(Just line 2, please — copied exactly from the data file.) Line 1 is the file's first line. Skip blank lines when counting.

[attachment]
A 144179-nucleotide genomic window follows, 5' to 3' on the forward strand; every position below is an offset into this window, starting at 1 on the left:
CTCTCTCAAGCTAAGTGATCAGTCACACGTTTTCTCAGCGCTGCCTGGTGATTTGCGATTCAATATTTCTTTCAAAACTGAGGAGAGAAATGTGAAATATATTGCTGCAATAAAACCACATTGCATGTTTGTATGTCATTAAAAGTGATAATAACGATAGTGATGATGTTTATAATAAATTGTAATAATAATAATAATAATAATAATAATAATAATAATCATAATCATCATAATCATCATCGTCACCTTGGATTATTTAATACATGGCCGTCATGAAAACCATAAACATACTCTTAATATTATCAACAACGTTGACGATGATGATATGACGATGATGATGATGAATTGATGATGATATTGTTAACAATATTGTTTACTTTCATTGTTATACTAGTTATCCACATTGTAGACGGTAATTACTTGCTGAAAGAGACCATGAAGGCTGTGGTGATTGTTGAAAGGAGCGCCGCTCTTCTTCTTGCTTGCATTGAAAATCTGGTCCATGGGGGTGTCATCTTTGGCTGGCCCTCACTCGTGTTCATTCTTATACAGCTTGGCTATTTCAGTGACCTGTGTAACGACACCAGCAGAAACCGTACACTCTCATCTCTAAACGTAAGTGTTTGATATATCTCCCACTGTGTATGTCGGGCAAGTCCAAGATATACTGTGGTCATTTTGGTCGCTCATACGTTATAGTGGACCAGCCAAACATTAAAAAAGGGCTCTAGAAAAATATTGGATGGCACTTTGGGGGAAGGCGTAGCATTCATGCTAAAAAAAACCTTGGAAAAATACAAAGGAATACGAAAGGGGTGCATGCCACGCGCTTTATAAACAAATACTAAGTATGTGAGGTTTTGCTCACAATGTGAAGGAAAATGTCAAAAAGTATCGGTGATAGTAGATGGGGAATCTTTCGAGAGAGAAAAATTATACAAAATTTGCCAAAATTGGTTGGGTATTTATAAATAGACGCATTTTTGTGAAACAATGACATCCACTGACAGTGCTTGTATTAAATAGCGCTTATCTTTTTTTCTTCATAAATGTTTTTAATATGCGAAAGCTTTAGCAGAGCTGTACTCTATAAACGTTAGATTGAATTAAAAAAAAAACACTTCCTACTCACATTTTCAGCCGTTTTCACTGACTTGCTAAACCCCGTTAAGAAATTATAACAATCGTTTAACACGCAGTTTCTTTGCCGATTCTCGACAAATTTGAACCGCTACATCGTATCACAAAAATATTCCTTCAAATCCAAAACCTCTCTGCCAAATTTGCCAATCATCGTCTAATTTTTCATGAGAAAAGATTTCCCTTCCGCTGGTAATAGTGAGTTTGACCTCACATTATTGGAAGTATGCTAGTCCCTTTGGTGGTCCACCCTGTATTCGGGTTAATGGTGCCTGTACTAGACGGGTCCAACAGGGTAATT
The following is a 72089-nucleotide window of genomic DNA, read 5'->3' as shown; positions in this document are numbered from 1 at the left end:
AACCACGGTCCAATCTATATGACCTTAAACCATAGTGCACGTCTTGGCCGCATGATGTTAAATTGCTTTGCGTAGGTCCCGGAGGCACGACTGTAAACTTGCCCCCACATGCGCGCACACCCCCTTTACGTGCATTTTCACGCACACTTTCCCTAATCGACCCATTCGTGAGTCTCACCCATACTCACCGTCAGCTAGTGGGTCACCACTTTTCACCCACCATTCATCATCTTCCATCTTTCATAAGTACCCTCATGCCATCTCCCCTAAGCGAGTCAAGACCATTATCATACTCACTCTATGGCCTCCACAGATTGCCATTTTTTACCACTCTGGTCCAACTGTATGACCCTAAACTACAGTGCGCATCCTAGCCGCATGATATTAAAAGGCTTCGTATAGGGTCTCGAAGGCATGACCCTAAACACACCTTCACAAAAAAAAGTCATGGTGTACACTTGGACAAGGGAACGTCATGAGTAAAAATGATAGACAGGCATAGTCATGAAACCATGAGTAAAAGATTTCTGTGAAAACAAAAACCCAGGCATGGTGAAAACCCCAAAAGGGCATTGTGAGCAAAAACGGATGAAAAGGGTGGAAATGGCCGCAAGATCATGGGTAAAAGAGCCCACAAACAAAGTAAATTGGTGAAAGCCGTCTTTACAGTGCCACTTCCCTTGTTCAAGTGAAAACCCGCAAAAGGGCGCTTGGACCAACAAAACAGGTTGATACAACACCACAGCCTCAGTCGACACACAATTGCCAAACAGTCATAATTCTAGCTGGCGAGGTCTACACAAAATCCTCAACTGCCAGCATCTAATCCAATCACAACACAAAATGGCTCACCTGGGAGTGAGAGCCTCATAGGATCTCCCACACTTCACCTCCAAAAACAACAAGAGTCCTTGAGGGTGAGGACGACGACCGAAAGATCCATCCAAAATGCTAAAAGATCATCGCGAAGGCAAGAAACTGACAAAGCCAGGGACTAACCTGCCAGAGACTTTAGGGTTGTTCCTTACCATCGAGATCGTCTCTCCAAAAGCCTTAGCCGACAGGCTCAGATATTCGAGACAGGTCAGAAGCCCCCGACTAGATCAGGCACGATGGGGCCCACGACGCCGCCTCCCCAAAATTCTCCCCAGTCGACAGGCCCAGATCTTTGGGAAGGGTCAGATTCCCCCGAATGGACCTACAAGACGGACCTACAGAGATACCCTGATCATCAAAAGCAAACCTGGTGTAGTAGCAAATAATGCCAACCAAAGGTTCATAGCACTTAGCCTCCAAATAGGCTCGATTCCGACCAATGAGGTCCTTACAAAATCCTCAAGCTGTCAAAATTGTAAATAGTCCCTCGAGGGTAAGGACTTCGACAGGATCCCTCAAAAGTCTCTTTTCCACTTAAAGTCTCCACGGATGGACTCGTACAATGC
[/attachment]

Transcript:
CTCTCTCAAGCTAAGTGATCAGTCACACGTTTTCTCAGCGCTGCCTGGTGATTTGCGATTCAATATTTCTTTCAAAACTGAGGAGAGAAATGTGAAATATATTGCTGCAATAAAACCACATTGCATGTTTGTATGTCATTAAAAGTGATAATAACGATAGTGATGATGTTTATAATAAATTGTAATAATAATAATAATAATAATAATAATAATAATAATCATAATCATCATAATCATCATCGTCACCTTGGATTATTTAATACATGGCCGTCATGAAAACCATAAACATACTCTTAATATTATCAACAACGTTGACGATGATGATATGACGATGATGATGATGAATTGATGATGATATTGTTAACAATATTGTTTACTTTCATTGTTATACTAGTTATCCACATTGTAGACGGTAATTACTTGCTGAAAGAGACCATGAAGGCTGTGGTGATTGTTGAAAGGAGCGCCGCTCTTCTTCTTGCTTGCATTGAAAATCTGGTCCATGGGGGTGTCATCTTTGGCTGGCCCTCACTCGTGTTCATTCTTATACAGCTTGGCTATTTCAGTGACCTGTGTAACGACACCAGCAGAAACCGTACACTCTCATCTCTAAACGTAAGTGTTTGATATATCTCCCACTGTGTATGTCGGGCAAGTCCAAGATATACTGTGGTCATTTTGGTCGCTCATACGTTATAGTGGACCAGCCAAACATTAAAAAAGGGCTCTAGAAAAATATTGGATGGCACTTTGGGGGAAGGCGTAGCATTCATGCTAAAAAAAACCTTGGAAAAATACAAAGGAATACGAAAGGGGTGCATGCCACGCGCTTTATAAACAAATACTAAGTATGTGAGGTTTTGCTCACAATGTGAAGGAAAATGTCAAAAAGTATCGGTGATAGTAGATGGGGAATCTTTCGAGAGAGAAAAATTATACAAAATTTGCCAAAATTGGTTGGGTATTTATAAATAGACGCATTTTTGTGAAACAATGACATCCACTGACAGTGCTTGTATTAAATAGCGCTTATCTTTTTTTCTTCATAAATGTTTTTAATATGCGAAAGCTTTAGCAGAGCTGTACTCTATAAACGTTAGATTGAATTAAAAAAAAAACACTTCCTACTCACATTTTCAGCCGTTTTCACTGACTTGCTAAACCCCGTTAAGAAATTATAACAATCGTTTAACACGCAGTTTCTTTGCCGATTCTCGACAAATTTGAACCGCTACATCGTATCACAAAAATATTCCTTCAAATCCAAAACCTCTCTGCCAAATTTGCCAATCATCGTCTAATTTTTCATGAGAAAAGATTTCCCTTCCGCTGGTAATAGTGAGTTTGACCTCACATTATTGGAAGTATGCTAGTCCCTTTGGTGGTCCACCCTGTATTCGGGTTAATGGTGCCTGTACTAGACGGGTCCAACAGGGTAATT